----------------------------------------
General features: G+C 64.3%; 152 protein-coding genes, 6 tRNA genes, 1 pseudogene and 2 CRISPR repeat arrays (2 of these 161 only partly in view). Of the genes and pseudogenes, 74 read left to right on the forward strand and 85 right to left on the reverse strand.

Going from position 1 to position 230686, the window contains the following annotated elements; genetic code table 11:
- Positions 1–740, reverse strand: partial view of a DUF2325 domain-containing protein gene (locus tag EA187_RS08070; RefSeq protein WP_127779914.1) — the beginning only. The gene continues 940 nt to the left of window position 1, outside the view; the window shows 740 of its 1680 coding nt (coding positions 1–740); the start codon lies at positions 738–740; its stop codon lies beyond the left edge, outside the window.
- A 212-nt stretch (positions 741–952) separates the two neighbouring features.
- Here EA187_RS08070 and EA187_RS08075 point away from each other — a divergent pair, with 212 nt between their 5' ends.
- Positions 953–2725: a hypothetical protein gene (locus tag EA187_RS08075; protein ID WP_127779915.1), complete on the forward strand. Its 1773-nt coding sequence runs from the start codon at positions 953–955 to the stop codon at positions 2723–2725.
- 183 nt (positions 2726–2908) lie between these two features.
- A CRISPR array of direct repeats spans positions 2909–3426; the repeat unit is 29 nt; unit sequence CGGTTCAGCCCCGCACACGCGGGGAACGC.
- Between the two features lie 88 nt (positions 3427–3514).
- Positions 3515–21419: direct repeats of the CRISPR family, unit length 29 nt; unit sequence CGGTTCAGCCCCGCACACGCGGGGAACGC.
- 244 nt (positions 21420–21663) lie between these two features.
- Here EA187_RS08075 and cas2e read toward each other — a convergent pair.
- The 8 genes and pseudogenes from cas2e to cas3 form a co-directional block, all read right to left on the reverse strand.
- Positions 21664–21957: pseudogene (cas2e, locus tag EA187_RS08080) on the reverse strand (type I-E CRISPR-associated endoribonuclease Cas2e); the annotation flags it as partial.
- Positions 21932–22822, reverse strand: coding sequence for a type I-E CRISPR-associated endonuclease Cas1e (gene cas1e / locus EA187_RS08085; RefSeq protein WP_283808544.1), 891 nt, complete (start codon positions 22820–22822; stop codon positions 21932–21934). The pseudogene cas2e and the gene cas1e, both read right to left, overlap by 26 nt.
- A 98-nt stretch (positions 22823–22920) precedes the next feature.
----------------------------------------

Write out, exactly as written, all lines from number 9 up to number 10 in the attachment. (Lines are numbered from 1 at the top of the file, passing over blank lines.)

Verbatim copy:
- Between the two features lie 88 nt (positions 3427–3514).
- Positions 3515–21419: direct repeats of the CRISPR family, unit length 29 nt; unit sequence CGGTTCAGCCCCGCACACGCGGGGAACGC.